We are on day 3 of our crossing and the good weather is holding. There was a small increase in the “wobbliness” of the ship as we are facing a longer swell than yesterday. Still from the North West and hence on that 45o angle on the bow so that makes the ship move a little bit in both directions. Not much but just enough to feel that we are on a ship. The only way you can really see it, is to find a vantage point higher up near the bridge and then look aft. Then you can see that the ships movement is made up of several components. The ship goes up and down, it goes left and right, and sometimes it makes a small circular motion.
As you can see from the surf chart below, the very nasty storm to the north has developed some sort of tail and the 14 feet swell height boundary is now just touching the area we sail in and that gives a bit more movement. And nothing we can do about it as this sort of tail is hard to predict and thus the Captain cannot just start sailing south on the off chance that it might happen. But we still have wonderful weather so why should he?
The North Atlantic Wave fields as expected around midnight. We are just on the edge and as it is a large area the boundary is not clearly set. Further up north is not a place to be with a ship. In the good old days when these weather charts where not out there, the Trans Atlantic Liners just ploughed through with scant regard for the “happiness” of those on board. (Diagram courtesy www.stormsurf.com)
Yesterday’s story about weight and buoyancy brings us to the next item: How big is the ship? Also about this topic there is a lot of confusion, especially when it comes to the word tonnage. Passenger ships are rated in tonnage and a lot of people think that the number given is the weight of the ship. It is not.
Our Nieuw Statendam:
99,836 Gross Register Tons, 68,042 Nett Register Tons, Dead weight: 7840 tons, Displacement 64,802 tons at summer draught.
All these tonnages can cause confusion but a ship is measured in different ways to figure out various volumes and real weights as that has consequences for taxes or licenses or other regulatory requirements. Calculating these various tonnages is highly complicated so I will describe it a general way and might skirt the corners of the exact rulings a little bit to make it understandable.
When we talk about the size of a cruise ship, we mean the GRT, for the Nieuw Statendam that is 99,836 tons, so just under the 100,000. A measurement that is important for Venice as they have a cap on cruise ships over the 100,000. Thus Venice uses this measurement for their regulatory requirement. Gross Tonnage refers to all the enclosed spaces on board. This gives the strange situation that when we open the Magrodome, then this tonnage would change as the whole Lido Deck is now open to the outside. But the rules have foreseen this and ships with Magrodome are calculated with the Dome closed.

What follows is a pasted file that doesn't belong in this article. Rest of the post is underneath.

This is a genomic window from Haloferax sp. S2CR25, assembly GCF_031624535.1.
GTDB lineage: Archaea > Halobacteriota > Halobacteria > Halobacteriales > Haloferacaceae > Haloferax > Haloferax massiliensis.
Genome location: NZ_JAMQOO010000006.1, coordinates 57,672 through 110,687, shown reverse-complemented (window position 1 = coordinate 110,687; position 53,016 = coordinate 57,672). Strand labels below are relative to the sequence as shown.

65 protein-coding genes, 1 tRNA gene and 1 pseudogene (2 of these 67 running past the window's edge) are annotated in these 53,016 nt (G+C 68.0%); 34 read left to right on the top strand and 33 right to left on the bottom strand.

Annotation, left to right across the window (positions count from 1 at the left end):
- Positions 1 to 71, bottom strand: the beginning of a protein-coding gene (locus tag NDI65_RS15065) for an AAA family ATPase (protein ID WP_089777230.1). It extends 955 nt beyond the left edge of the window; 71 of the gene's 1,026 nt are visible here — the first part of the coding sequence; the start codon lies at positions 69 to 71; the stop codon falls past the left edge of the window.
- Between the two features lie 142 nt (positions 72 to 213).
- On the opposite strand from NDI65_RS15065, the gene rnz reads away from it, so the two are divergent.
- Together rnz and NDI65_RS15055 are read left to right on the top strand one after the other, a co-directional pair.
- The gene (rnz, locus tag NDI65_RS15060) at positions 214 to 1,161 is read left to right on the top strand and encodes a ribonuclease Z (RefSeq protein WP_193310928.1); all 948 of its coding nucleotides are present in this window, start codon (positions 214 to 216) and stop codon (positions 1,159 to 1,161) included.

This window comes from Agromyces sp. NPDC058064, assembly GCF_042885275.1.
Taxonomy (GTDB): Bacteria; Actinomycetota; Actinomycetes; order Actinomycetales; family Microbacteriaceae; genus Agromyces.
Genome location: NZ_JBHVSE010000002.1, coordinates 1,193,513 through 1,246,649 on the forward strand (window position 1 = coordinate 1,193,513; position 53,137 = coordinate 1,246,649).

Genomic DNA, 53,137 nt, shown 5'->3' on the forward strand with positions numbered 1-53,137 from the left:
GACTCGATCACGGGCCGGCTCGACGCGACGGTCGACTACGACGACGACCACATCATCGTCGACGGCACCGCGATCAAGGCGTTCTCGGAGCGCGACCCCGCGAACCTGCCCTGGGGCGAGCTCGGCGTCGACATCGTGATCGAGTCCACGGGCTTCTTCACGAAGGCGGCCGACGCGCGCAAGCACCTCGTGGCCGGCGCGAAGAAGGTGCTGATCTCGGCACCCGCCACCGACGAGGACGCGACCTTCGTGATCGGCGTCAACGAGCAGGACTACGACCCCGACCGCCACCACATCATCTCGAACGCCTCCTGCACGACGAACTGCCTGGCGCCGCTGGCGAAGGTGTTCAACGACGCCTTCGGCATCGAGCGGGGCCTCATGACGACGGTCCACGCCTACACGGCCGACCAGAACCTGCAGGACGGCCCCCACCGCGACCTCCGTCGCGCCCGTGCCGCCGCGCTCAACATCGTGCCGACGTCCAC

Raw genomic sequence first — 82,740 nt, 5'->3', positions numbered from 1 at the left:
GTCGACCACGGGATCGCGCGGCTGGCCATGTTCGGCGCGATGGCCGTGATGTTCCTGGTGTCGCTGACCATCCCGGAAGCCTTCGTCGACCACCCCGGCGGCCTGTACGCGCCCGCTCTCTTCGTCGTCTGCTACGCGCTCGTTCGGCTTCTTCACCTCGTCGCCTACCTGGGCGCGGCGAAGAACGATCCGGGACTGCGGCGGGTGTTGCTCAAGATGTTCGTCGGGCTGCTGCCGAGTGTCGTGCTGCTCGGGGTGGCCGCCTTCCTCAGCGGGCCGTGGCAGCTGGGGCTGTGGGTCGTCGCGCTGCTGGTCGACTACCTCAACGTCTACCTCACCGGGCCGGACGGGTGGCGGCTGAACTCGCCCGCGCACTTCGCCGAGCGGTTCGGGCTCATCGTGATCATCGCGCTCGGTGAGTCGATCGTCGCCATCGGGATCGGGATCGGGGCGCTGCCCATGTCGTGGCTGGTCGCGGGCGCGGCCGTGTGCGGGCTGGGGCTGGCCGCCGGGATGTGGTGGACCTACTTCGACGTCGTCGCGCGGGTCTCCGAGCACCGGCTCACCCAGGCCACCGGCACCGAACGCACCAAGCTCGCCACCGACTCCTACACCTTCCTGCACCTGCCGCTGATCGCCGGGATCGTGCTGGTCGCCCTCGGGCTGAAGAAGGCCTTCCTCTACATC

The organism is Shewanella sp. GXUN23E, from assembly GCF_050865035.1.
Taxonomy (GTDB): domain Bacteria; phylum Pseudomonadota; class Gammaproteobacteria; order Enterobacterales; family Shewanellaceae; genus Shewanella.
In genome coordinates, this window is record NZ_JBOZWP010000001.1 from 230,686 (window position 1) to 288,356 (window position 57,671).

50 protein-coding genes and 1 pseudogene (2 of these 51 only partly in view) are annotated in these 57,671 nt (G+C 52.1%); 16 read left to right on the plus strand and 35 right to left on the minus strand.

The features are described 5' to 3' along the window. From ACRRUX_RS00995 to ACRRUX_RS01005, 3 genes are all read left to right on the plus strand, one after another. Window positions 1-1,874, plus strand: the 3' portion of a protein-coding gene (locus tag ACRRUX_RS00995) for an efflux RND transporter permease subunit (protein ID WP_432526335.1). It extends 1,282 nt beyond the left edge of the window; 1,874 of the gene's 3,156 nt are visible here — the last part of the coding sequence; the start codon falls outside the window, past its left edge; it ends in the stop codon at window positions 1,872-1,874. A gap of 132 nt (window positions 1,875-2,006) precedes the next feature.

This is the Microsoft Workshop. In use for our cargo so part of the NRT. (Photo Courtesy Holland America Line)
Then the NRT or Netto tonnage. This is a calculation of all the cargo spaces on board. A cruise ship is not a cargo ship but our public areas generate revenue as “our cargo” enjoys themselves there. So roughly 2/3 of our ships volume is given over to our guests and anything in relation to that. The figure is derived at by subtracting all non cargo spaces (such as engine spaces, kitchens etc.) from the GRT.
Then we have DWT or Dead weight: this is what we carry as weight with us, such as oil, water, stores and supplies and also the weight of our guests and crew. As every person on board can have a different weight, an average of 75 kg. is used.
This the Bakery with the bakery team and two corporate trainers. Although the guests enjoy the results of their labors, the bakery is not a cargo space and is thus part of the volume derived at when you subtract the NRT from the GRT. (Photo courtesy Holland America Line)
And then there is the displacement and that is the actual weight of the ship. This is always given in relation to a draught or draft. Why, because the ships weight pushes water away and seawater weighs more per ton than fresh water and brackish water is different again. Design draughts for a ship also vary as the ship sinks in less in seawater (seawater has more buoyancy) than fresh water and safety requirements might describe a different maximum draft in the summer as in the winter. (As we saw yesterday if ice would settle on a ship it would increase the weight and thus the draft)
I think this rather strange bulge in the tail of this nasty storm is caused by its intensity as it has black and white colors on the diagram. The wave heights are around 50 feet or more, caused by 60 knots of wind and all that energy has to go somewhere. Because of it, the weather is expected to change a little bit. The wind direction will follow this edge of the storm and will turn to the north and we might get the rainy tail of it all and thus some rain could fall. Not good for our guests who have been sitting in the sunshine in the past few days, but it will make the Bo ‘sun happy as it is an ideal help with getting the salt off the decks. We might have to keep the Magrodome closed tomorrow and increase our tonnage.
The ships Magrodome. The Close or Open option could greatly affect the measurements if the rules had not foreseen it. This photo was taken during the building period when they just had started loading the pots and plants. All that garden soil in those bags, does affect the displacement of the ship.